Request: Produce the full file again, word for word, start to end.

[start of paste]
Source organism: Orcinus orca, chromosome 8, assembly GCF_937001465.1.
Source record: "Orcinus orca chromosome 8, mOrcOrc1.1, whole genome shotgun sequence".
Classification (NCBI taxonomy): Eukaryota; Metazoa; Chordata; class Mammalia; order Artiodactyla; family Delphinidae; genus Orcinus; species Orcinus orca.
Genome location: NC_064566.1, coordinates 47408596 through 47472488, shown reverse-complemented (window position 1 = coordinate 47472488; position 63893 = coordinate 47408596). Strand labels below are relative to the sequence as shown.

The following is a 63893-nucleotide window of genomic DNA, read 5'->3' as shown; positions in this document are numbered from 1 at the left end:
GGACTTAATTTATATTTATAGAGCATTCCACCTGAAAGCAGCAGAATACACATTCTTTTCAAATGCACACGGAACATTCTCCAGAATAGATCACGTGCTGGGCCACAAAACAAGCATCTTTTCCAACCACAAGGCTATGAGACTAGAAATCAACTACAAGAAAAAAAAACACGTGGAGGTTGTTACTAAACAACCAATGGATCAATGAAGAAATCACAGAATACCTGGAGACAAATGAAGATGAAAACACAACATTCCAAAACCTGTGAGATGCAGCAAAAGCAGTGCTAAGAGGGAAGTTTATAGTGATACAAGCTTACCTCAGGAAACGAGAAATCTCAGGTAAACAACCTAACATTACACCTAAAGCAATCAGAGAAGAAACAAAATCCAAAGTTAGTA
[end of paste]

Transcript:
Source organism: Orcinus orca, chromosome 8, assembly GCF_937001465.1.
Source record: "Orcinus orca chromosome 8, mOrcOrc1.1, whole genome shotgun sequence".
Classification (NCBI taxonomy): Eukaryota; Metazoa; Chordata; class Mammalia; order Artiodactyla; family Delphinidae; genus Orcinus; species Orcinus orca.
Genome location: NC_064566.1, coordinates 47408596 through 47472488, shown reverse-complemented (window position 1 = coordinate 47472488; position 63893 = coordinate 47408596). Strand labels below are relative to the sequence as shown.

The following is a 63893-nucleotide window of genomic DNA, read 5'->3' as shown; positions in this document are numbered from 1 at the left end:
GGACTTAATTTATATTTATAGAGCATTCCACCTGAAAGCAGCAGAATACACATTCTTTTCAAATGCACACGGAACATTCTCCAGAATAGATCACGTGCTGGGCCACAAAACAAGCATCTTTTCCAACCACAAGGCTATGAGACTAGAAATCAACTACAAGAAAAAAAAACACGTGGAGGTTGTTACTAAACAACCAATGGATCAATGAAGAAATCACAGAATACCTGGAGACAAATGAAGATGAAAACACAACATTCCAAAACCTGTGAGATGCAGCAAAAGCAGTGCTAAGAGGGAAGTTTATAGTGATACAAGCTTACCTCAGGAAACGAGAAATCTCAGGTAAACAACCTAACATTACACCTAAAGCAATCAGAGAAGAAACAAAATCCAAAGTTAGTA